There is an inconsistency in tinnitus symptoms; it seems difficult to know why and when these sounds happen. At times, it seems as if, for no apparent reason what so ever, your ears just start to buzz. As you lie in bed, you consider your day, and there aren’t any clear causes for this event: no noisy music, no screeching fire alarms, nothing that might explain why your tinnitus chose 9 PM to mount a flare-up.
So perhaps the food you ate might be the reason. We don’t usually think about the link between food and hearing, but there’s a bit of research and evidence to suggest that some foods can make tinnitus worse. The secret for you is knowing what those foods are, so you can steer clear of them.
What Foods Worsen Tinnitus?
Let’s just dive right in, shall we? You want to know what foods you should stay away from so you can be sure you never have to go through one of those food-generated tinnitus episodes again. Some foods to avoid might include:
At the top of the list of things to stay away from are alcohol and tobacco. You will definitely want to avoid drinking and smoking so that you can decrease your risk of a tinnitus episode even though tobacco isn’t really a food.
Your general health can be significantly affected by tobacco and alcohol particularly your blood pressure. Your tinnitus is increasingly more likely to flare up the more you smoke and drink
Your blood pressure is one of the biggest predictors of tinnitus flare ups. Your tinnitus gets worse when your blood pressure increases. That’s why when you set your list of foods to stay away from, sodium needs to be at the top. You’ll want to substantially reduce your sodium consumption whether you use salt on everything or you just love eating french fries.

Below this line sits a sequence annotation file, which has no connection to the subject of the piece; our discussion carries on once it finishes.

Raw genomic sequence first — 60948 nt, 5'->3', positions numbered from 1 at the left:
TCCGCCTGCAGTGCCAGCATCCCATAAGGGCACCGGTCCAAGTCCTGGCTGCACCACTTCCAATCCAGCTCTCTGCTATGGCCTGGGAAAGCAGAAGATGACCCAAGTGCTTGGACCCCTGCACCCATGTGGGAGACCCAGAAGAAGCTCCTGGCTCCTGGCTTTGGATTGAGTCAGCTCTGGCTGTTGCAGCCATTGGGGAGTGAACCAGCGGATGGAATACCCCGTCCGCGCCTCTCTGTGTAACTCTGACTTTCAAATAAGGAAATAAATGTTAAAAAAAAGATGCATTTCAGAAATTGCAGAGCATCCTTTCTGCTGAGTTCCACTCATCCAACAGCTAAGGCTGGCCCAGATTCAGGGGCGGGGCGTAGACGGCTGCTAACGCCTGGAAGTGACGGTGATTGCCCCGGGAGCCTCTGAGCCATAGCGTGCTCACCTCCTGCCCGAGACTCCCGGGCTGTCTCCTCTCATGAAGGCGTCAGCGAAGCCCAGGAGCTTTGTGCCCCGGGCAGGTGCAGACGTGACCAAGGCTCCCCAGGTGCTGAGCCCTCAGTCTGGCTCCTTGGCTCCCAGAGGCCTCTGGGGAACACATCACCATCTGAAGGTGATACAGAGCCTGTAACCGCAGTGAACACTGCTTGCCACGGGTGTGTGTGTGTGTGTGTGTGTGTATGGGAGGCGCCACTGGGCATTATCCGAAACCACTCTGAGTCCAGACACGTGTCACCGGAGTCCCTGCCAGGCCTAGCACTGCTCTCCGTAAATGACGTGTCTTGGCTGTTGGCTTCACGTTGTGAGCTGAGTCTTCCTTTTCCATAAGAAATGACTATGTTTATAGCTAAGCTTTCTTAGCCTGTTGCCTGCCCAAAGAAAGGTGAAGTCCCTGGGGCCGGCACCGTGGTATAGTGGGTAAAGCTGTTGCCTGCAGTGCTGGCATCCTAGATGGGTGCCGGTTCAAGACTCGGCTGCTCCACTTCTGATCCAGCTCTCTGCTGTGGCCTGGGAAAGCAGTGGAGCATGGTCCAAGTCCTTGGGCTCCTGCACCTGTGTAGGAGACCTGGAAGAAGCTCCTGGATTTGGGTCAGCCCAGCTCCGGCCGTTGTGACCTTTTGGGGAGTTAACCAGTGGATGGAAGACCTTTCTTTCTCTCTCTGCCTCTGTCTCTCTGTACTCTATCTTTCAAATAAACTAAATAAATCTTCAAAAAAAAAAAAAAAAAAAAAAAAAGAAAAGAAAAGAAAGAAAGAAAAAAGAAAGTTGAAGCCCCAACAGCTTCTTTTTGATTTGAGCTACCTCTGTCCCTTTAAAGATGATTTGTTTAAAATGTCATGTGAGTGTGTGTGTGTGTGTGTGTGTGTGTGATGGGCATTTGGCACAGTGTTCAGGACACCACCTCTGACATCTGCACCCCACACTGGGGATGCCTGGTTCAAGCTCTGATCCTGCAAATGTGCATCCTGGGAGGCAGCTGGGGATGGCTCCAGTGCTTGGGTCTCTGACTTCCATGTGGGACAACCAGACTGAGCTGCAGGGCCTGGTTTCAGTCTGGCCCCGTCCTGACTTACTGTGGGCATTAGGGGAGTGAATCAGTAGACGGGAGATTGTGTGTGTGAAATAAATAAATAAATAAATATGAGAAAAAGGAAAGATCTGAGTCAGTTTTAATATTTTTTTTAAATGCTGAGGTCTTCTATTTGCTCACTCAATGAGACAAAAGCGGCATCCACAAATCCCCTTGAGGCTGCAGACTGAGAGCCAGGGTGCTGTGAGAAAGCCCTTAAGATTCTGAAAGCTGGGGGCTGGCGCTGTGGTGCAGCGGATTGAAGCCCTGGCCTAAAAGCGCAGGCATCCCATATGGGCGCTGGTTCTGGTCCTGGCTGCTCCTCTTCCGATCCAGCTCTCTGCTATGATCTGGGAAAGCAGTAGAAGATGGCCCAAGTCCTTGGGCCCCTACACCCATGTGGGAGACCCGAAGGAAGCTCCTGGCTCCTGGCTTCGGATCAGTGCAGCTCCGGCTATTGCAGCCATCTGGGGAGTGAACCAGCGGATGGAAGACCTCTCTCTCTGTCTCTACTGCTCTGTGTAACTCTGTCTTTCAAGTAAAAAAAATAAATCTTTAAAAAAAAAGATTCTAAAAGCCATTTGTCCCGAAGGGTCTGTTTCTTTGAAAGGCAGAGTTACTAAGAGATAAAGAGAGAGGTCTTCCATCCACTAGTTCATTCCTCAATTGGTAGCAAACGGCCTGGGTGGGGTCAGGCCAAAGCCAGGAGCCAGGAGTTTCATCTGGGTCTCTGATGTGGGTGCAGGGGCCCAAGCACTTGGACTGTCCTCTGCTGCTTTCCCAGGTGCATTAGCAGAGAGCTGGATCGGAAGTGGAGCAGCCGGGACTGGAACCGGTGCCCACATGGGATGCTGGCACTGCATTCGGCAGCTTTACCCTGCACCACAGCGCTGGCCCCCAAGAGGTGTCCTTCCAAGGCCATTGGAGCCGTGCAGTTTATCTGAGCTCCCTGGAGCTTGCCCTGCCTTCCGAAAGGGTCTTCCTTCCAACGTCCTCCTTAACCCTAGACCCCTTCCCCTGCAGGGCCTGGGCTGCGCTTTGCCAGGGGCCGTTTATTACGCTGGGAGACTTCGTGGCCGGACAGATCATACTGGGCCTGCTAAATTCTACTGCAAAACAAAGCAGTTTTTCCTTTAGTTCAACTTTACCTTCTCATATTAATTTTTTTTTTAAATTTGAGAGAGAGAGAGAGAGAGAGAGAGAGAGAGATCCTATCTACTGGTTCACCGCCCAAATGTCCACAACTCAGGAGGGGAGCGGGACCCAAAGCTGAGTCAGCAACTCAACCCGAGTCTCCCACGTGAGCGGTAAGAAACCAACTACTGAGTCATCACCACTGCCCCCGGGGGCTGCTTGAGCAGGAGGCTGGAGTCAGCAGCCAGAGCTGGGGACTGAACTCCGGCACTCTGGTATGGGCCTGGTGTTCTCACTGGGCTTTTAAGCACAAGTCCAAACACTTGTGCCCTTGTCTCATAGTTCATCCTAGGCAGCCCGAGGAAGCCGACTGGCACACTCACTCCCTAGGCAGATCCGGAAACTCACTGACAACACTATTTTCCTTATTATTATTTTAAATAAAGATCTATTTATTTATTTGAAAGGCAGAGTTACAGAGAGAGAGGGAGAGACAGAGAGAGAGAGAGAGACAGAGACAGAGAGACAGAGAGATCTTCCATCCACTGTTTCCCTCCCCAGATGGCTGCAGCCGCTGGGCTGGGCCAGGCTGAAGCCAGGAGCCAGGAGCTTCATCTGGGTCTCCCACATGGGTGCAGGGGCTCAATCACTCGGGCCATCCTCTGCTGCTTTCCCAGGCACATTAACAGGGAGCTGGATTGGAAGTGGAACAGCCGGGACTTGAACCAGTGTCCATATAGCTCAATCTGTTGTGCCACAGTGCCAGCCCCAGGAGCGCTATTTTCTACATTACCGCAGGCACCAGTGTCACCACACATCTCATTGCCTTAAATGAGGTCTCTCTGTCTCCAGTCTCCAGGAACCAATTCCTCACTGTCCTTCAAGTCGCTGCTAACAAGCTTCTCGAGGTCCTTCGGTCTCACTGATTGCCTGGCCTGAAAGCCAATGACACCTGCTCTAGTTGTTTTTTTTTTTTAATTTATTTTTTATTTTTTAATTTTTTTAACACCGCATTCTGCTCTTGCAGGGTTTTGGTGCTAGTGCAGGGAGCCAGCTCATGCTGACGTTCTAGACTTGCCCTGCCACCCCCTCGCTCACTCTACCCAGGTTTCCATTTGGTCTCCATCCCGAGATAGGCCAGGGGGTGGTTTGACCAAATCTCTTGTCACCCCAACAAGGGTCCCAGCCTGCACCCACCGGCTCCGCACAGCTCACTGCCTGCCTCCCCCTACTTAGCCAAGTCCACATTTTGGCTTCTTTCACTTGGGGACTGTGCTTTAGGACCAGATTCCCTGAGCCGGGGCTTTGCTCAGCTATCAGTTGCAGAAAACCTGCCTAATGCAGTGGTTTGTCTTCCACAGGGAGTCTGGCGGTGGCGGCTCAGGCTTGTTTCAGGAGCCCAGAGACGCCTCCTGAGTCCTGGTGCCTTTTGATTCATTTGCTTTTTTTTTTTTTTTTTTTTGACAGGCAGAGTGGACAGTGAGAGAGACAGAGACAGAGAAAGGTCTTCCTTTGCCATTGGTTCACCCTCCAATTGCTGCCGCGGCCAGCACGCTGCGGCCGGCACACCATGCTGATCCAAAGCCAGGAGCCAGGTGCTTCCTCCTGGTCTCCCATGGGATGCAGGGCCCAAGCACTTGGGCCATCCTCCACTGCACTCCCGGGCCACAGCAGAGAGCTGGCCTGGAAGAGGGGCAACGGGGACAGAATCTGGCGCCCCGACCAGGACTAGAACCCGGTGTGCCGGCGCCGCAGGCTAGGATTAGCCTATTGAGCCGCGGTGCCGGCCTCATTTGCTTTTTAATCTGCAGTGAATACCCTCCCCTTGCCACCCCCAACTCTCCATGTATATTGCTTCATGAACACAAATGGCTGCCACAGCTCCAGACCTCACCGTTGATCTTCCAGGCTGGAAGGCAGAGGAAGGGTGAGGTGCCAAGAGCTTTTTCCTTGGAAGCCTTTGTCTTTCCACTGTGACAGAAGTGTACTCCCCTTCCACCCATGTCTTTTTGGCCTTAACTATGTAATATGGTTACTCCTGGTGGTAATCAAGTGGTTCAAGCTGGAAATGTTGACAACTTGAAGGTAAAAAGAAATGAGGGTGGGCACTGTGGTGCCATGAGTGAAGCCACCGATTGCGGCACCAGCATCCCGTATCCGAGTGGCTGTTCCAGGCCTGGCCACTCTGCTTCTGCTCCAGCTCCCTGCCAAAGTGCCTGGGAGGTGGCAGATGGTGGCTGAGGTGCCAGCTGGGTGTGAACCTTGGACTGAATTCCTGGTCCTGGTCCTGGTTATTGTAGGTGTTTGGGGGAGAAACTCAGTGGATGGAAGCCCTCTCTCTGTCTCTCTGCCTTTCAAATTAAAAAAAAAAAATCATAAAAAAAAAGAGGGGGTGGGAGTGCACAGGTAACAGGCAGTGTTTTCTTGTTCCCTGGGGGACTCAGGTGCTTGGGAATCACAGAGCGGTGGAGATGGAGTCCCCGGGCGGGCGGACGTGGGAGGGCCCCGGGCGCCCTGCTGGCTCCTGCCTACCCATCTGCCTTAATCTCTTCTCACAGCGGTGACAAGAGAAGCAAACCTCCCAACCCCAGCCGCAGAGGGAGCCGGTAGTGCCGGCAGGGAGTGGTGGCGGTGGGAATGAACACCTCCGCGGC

There are certain foods that are surprisingly high in sodium, also, like ice cream (which you don’t typically think of as tasting especially salty). You’ll want to keep close track of sodium levels in everything you eat to prevent a surprise tinnitus episode.
If you’re staying clear of sodium, it should come as no surprise that you should also be avoiding fast food. Even fast food joints that say they are a more healthy option serve food that is really high in sodium and fat. And, again, that’s going to have a substantial consequence on your blood pressure and, therefore, your tinnitus. Let’s not forget the giant drinks they serve that are very high in sugar. Yes you guessed it, sugar is next on the list.
Sugars and Sweets
We all enjoy candy. Well, most of us love candy. Every once in a while, you’ll come across someone who actually prefers veggies over candy. No judgment here.
Unfortunately, the glucose balance in your body can be greatly disrupted by sugar. And a tiny disturbance of your glucose stability can cause you to have a hard time trying to sleep. In the silence of the night, as you lie there awake, it becomes much easier to begin to hear that ringing.
There’s an apparent reason why we kept this one for last. This is the one we’re least happy about needing to eliminate. But your sleep cycle can be dramatically affected if you have any caffeine later in the day. And the less quality sleep you get, the more likely your tinnitus is to flare up.
So it’s not really the caffeine per se that’s the issue, it’s the lack of sleep. Drink your coffee or tea in the morning, and switch to a non-caffeinated drink before dinner.
What Are Your Best Practices?
This list is by no means exhaustive. You’ll want to speak with your hearing expert about any dietary changes you might need to make. And it’s worth bearing in mind that everybody will be affected differently by dietary modifications, so it could even be worth keeping a food journal where you can track what impacts you and by how much.
Recognizing what foods can trigger a tinnitus event can help you make smarter decisions going forward. When you start monitoring how your ears respond to different foods, the reason for your tinnitus might become less mysterious.
If you decide on that last cup of coffee, at least you know what you’re in for.